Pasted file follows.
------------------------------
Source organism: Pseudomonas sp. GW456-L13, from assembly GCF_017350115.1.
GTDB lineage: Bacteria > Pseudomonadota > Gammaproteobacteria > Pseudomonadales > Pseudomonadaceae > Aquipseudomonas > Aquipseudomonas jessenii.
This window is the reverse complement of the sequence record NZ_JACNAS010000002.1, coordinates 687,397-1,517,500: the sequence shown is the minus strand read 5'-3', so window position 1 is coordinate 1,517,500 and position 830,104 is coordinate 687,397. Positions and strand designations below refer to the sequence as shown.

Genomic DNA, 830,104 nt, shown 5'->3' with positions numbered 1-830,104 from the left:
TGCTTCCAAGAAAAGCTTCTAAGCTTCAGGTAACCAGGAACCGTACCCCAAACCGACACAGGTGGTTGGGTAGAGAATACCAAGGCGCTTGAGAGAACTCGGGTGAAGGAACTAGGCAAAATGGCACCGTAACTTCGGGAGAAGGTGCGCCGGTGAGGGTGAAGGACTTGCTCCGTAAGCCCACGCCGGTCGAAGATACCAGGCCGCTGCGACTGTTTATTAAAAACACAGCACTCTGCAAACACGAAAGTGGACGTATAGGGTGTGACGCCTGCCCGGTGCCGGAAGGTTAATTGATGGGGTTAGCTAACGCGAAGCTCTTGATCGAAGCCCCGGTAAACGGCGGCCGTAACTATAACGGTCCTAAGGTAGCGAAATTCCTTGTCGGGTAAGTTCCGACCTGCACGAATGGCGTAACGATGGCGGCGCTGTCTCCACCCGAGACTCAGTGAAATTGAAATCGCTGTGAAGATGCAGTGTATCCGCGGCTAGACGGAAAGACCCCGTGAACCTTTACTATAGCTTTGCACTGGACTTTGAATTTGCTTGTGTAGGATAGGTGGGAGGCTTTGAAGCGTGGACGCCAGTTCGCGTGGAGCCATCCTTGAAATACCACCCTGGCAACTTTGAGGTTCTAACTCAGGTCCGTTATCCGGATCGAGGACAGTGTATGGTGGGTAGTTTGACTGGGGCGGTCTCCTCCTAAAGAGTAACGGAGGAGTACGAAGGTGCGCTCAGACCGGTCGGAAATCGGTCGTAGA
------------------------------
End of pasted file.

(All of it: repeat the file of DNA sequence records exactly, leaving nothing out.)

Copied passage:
Source organism: Pseudomonas sp. GW456-L13, from assembly GCF_017350115.1.
GTDB lineage: Bacteria > Pseudomonadota > Gammaproteobacteria > Pseudomonadales > Pseudomonadaceae > Aquipseudomonas > Aquipseudomonas jessenii.
This window is the reverse complement of the sequence record NZ_JACNAS010000002.1, coordinates 687,397-1,517,500: the sequence shown is the minus strand read 5'-3', so window position 1 is coordinate 1,517,500 and position 830,104 is coordinate 687,397. Positions and strand designations below refer to the sequence as shown.

Genomic DNA, 830,104 nt, shown 5'->3' with positions numbered 1-830,104 from the left:
TGCTTCCAAGAAAAGCTTCTAAGCTTCAGGTAACCAGGAACCGTACCCCAAACCGACACAGGTGGTTGGGTAGAGAATACCAAGGCGCTTGAGAGAACTCGGGTGAAGGAACTAGGCAAAATGGCACCGTAACTTCGGGAGAAGGTGCGCCGGTGAGGGTGAAGGACTTGCTCCGTAAGCCCACGCCGGTCGAAGATACCAGGCCGCTGCGACTGTTTATTAAAAACACAGCACTCTGCAAACACGAAAGTGGACGTATAGGGTGTGACGCCTGCCCGGTGCCGGAAGGTTAATTGATGGGGTTAGCTAACGCGAAGCTCTTGATCGAAGCCCCGGTAAACGGCGGCCGTAACTATAACGGTCCTAAGGTAGCGAAATTCCTTGTCGGGTAAGTTCCGACCTGCACGAATGGCGTAACGATGGCGGCGCTGTCTCCACCCGAGACTCAGTGAAATTGAAATCGCTGTGAAGATGCAGTGTATCCGCGGCTAGACGGAAAGACCCCGTGAACCTTTACTATAGCTTTGCACTGGACTTTGAATTTGCTTGTGTAGGATAGGTGGGAGGCTTTGAAGCGTGGACGCCAGTTCGCGTGGAGCCATCCTTGAAATACCACCCTGGCAACTTTGAGGTTCTAACTCAGGTCCGTTATCCGGATCGAGGACAGTGTATGGTGGGTAGTTTGACTGGGGCGGTCTCCTCCTAAAGAGTAACGGAGGAGTACGAAGGTGCGCTCAGACCGGTCGGAAATCGGTCGTAGA